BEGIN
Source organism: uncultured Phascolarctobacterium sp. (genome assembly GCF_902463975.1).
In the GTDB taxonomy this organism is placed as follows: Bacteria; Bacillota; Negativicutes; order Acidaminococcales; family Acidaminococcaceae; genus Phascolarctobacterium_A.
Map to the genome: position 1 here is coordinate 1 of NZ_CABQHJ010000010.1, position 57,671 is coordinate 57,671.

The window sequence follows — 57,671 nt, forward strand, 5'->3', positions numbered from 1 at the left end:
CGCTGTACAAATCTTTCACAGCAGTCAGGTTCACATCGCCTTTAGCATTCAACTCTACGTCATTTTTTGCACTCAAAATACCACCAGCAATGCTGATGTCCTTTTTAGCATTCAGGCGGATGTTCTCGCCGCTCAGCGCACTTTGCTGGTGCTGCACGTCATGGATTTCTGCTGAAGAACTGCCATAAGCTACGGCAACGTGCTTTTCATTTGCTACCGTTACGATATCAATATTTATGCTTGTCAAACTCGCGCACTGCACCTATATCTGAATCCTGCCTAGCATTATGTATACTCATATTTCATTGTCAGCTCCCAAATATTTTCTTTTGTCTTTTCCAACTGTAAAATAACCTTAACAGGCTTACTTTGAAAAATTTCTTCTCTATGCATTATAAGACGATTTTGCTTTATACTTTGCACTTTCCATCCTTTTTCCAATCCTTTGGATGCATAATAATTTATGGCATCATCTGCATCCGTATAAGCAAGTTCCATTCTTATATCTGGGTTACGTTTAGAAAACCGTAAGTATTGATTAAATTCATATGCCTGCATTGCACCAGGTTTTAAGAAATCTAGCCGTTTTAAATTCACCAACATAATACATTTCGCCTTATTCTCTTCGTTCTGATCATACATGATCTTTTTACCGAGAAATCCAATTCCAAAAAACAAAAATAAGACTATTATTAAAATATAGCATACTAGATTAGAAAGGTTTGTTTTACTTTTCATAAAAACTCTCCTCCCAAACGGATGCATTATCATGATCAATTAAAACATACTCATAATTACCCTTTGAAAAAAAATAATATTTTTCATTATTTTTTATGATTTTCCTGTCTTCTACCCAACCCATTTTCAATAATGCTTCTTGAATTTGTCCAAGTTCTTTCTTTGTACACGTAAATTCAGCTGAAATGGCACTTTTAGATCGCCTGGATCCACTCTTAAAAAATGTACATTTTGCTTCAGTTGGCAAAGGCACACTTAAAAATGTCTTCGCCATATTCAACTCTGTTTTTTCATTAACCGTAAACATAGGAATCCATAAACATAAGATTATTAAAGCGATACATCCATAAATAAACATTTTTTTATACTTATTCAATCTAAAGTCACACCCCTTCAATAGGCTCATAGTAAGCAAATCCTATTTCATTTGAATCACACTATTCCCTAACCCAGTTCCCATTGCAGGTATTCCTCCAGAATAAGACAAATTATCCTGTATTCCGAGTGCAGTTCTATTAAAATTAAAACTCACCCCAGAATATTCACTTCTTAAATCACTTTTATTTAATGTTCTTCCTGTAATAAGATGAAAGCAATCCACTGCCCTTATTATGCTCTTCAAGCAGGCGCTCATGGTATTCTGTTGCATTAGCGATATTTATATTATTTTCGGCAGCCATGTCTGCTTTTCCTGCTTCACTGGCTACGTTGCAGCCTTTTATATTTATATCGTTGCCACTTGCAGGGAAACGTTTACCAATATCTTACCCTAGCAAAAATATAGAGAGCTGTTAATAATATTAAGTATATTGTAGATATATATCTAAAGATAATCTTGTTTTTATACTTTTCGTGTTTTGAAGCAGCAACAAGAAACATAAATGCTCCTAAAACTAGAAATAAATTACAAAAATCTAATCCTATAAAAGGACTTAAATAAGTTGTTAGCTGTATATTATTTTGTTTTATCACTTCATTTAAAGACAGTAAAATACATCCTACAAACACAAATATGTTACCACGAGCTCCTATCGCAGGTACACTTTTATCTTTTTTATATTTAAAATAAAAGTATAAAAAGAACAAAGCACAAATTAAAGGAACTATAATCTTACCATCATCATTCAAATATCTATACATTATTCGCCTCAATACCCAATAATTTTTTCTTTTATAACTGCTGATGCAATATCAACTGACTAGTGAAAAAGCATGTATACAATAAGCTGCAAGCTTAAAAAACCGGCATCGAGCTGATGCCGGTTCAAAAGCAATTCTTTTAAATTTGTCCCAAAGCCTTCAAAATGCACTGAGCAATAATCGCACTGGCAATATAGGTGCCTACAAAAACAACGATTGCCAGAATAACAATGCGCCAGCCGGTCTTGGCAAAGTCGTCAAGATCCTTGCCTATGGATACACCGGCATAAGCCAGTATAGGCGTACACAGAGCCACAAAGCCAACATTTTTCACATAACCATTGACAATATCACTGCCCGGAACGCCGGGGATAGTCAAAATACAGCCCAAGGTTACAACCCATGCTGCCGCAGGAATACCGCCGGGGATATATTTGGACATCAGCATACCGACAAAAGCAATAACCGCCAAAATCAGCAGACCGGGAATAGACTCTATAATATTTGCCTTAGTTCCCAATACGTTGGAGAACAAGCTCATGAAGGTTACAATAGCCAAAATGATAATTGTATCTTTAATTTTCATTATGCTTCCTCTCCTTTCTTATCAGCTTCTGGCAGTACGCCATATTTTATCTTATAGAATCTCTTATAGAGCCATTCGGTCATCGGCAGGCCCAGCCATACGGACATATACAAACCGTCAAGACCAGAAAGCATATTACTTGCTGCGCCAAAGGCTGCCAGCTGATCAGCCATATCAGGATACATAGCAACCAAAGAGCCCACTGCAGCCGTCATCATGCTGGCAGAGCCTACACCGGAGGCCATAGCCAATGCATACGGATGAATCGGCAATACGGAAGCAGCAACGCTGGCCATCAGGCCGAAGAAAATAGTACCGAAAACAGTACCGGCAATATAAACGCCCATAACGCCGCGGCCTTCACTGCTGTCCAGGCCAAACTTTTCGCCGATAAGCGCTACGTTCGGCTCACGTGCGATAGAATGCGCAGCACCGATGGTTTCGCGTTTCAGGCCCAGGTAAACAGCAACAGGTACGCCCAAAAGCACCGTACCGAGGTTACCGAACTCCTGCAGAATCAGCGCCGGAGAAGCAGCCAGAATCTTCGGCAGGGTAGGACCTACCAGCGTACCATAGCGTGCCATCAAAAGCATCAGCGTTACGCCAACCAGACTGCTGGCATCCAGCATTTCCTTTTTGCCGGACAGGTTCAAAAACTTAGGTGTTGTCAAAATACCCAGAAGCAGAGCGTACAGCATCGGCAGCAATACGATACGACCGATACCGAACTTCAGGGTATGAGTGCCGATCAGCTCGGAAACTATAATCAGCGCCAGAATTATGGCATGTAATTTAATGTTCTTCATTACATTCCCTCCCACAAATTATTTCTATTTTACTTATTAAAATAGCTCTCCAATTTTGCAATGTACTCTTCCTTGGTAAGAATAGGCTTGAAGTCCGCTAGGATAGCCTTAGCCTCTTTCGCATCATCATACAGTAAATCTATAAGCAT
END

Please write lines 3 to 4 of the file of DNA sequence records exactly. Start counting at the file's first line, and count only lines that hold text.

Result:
Map to the genome: position 1 here is coordinate 1 of NZ_CABQHJ010000010.1, position 57,671 is coordinate 57,671.

The window sequence follows — 57,671 nt, forward strand, 5'->3', positions numbered from 1 at the left end: